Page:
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|Title:||Organizational Determinants of Quality Surgical Care|
|Department / Program:||Sociology|
|Degree Granting Institution:||University of Illinois at Urbana-Champaign|
Health Sciences, Health Care Management
|Abstract:||Factors which affected the delivery of high quality surgical care to individual patients who received biliary surgery in a stratified random sample of 17 U.S. hospitals were investigated in this study. A causal model was developed to examine the organizational attributes which affected the quality of care delivered by individual surgeons and surgical staffs which incorporated hypotheses from the professional model and experience curve model. Two mechanisms of professional self-regulation proposed by the professional model were expected to affect surgeons' performance: (1) selection of staff members based on their professional qualifications and (2) peer review of ongoing performance. The experience curve model proposes that higher levels of clinical experience (assessed as current volume of cases treated and years of practice experience) of individual surgeons and surgical staffs would promote better performance.
The validity of these competing models as applied to individual surgeons and surgical staff organizations was examined by measuring performance based on Donabedian's conceptual scheme linking organizational structure, process and outcomes. In applying Donabedian's model, "good" quality of surgeons' performance was judged by the empirical link to better quality of their patients' outcomes. Thus, support of the hypotheses predicting better professional performance required a link between process (the surgeon's decisions and intraoperative behavior) and outcomes (less morbidity and mortality, adjusted for patient health related characteristics).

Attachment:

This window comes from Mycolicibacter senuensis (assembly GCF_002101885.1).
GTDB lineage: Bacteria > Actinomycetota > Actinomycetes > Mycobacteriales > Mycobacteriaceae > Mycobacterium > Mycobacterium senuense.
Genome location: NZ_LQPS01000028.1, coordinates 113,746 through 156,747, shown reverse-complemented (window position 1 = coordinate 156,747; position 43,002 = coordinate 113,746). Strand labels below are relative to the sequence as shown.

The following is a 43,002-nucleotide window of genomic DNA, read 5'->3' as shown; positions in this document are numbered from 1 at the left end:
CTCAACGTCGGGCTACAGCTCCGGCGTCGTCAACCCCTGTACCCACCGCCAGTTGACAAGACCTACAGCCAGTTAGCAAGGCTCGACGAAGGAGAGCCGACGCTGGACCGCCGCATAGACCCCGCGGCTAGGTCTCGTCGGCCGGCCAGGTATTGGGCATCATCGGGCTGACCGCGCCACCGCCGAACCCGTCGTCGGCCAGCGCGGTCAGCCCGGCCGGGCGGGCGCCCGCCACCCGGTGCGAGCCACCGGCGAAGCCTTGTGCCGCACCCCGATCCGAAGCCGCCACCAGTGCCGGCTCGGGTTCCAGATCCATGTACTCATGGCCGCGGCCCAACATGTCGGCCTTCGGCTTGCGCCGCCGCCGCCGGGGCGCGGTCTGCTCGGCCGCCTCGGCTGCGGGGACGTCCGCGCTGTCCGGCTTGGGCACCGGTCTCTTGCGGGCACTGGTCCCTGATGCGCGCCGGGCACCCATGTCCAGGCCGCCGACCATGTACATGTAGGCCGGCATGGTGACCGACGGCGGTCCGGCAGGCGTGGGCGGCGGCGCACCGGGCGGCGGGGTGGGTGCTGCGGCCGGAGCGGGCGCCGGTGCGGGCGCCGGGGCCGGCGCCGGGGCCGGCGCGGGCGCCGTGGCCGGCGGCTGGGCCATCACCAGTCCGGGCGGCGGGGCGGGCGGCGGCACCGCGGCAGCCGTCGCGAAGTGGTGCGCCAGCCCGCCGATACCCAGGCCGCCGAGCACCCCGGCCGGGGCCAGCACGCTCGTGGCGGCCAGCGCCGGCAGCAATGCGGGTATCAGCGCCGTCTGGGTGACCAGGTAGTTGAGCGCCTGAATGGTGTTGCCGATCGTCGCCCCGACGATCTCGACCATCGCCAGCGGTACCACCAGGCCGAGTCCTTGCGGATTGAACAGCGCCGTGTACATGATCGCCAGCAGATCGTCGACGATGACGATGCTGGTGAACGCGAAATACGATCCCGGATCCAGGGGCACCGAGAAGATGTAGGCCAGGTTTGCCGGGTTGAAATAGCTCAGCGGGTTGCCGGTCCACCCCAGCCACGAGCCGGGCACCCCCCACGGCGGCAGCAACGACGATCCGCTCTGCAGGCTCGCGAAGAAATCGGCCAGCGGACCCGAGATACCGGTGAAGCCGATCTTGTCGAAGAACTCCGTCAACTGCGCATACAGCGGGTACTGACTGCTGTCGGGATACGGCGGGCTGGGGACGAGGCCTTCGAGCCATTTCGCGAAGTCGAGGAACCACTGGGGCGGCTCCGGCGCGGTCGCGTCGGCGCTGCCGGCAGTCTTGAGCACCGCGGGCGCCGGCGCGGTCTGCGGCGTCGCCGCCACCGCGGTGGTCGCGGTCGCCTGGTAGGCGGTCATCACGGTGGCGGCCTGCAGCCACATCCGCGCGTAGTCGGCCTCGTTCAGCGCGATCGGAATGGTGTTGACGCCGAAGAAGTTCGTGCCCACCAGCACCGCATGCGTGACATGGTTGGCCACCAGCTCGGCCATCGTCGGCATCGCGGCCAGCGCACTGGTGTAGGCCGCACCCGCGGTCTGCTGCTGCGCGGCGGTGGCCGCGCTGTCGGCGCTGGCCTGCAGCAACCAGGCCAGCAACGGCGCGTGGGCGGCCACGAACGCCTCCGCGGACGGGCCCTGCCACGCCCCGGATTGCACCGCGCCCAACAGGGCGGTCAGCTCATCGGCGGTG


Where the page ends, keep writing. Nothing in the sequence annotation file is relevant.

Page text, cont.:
The results show that both professional self-regulation and level of experience had independent effects on professional performance. Greater peer control over members ongoing performance predicted better performance of individual surgeons, whereas greater control over selection predicted poorer performance. Greater current volume at the individual level and greater past experience at the staff level predicted better performance of individual surgeons.
The results document that the organizational setting of professional work (through greater peer review and more staff experience) as well as the experience of individual surgeons are causally linked to better quality of individual surgeon's performance as judged by the relationship of performance to outcome. Thus, this study provides evidence for the usefulness of applying the model linking structure to process to outcome to conceptualize the quality of surgical care.
Thesis (Ph.D.)--University of Illinois at Urbana-Champaign, 1987.
|Date Available in IDEALS:||2014-12-16|